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29 Mar, 2014 19:35

Stolen Twitter accounts more valuable to scammers than credit card info – report

Stolen Twitter accounts more valuable to scammers than credit card info – report

Your twitter account password can become “a tasty morsel” for cyber thieves. Hackers can make more money out of stolen twitter credentials than from stolen credit card info on the black market, a new report says.

The report called “Markets for Cybercrime Tools and Stolen Data”, released by RAND (Research And Development) Corporation and sponsored by Juniper Networks, says that one’s twitter account credentials can actually become a gold mine – especially if a person is too lazy to invent new passwords for all their accounts in different networks.

“Social media and other credentials include usernames and passwords, which can often be used as an entry point to launch attacks on that person’s accounts on a number of other sites,” Juniper Networks employee Michael Callahan explained in his blog.

He pointed out that the value of stolen social media info is rising, while the value of credit card credentials has recently seen its decline after several high-profile breaches.

The report says that immediately after a large breach, freshly acquired credit cards command a higher price as there is greater possibility for the credit cards to still be active. But after time, prices fall because the market becomes flooded.

According to Michael Callahan, during a big data breach the price of credit card details drop from $15 or $20 per record down to 75 cents over a short period of time.

However, social media accounts are gaining more and more popularity among the cyber thieves. RAND report found out that hacking into accounts can be worth anywhere from $16 to $325+ depending on the account type.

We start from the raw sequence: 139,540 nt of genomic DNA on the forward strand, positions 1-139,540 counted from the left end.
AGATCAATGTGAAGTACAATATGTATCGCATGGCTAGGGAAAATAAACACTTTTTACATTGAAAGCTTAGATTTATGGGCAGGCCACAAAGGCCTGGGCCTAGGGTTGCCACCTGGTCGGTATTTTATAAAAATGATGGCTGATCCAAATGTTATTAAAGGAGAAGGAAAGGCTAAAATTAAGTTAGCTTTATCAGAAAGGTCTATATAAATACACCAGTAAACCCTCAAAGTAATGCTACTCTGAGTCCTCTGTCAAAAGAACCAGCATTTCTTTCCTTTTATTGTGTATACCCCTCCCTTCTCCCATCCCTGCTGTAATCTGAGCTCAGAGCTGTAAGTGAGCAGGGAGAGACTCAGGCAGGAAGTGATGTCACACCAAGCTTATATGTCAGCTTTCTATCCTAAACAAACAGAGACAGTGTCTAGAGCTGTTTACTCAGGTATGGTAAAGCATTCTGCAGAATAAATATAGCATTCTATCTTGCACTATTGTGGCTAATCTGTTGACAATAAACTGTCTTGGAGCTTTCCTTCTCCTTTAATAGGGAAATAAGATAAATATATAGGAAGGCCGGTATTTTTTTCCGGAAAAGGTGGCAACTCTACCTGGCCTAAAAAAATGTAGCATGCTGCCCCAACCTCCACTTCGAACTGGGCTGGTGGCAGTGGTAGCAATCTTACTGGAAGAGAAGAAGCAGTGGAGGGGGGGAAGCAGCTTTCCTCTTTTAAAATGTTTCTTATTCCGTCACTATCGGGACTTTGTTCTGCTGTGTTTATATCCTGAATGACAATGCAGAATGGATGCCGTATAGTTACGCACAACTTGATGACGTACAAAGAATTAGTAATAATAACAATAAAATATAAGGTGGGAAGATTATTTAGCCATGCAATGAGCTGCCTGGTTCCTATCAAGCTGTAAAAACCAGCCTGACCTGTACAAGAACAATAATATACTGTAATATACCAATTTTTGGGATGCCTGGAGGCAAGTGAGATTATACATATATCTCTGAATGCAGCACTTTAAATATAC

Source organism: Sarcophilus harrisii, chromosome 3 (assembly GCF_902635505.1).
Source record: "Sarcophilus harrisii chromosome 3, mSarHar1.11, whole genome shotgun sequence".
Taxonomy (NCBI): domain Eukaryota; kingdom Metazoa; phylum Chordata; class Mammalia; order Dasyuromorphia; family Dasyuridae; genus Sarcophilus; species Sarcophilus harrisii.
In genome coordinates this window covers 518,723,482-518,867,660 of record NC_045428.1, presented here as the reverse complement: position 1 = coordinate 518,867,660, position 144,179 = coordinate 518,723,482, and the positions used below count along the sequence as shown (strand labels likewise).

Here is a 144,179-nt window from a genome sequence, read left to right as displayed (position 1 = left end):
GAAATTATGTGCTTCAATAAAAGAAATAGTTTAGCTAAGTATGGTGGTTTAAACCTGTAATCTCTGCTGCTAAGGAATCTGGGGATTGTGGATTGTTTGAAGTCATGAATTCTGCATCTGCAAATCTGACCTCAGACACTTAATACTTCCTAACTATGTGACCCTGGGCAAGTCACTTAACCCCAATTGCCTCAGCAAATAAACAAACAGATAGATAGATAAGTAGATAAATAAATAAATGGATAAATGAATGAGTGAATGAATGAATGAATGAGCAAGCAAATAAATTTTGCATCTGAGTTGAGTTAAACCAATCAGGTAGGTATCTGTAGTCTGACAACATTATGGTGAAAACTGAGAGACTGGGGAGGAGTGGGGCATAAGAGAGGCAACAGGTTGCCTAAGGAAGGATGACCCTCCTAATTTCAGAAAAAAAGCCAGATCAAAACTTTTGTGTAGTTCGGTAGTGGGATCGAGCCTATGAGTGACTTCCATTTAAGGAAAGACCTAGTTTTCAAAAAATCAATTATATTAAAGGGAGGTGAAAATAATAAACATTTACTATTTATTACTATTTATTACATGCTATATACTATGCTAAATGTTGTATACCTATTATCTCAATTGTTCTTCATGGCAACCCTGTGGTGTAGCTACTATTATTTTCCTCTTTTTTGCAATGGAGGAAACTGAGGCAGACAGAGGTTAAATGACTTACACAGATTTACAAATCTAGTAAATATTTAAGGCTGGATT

“By stealing Joe Smith’s account information on one site, the criminal might gain access to his information on 10 sites,” says Callahan, “An individual’s stolen account information can be used to spear-phish the accounts of friends, family and co-workers for additional financial gain.”

The report points out that the hacker market — once a varied landscape of discrete, ad hoc networks of individuals initially motivated by little more than ego and notoriety — has emerged as a playground of financially driven, highly organized, and sophisticated groups.

RAND report says the overall change in social media account value is part of a larger trend in the evolution of the black market for hacks, cracks and data.

“In the early to mid-2000s, they focused on goods and services surrounding credit card data. Then, they expanded to broker credentials for eCommerce accounts, social media, and beyond. These days, some are still dedicated to one product or a specialized service, while others offer a range of goods and services for a full lifecycle of an attack,” says the report.

The report warns that we will see even more activity in darknets, more use of cryptocurrencies, greater anonymity capabilities in malware, and more attention to encrypting and protecting communications and transactions.

The paradox is that the more encryption methods are invented, the more effort to hack those methods.

In December, Internet security firm Trustwave said that over 2 million passwords for popular social networking sites such as Facebook and Twitter, as well as Google and Yahoo accounts have been stolen and posted online.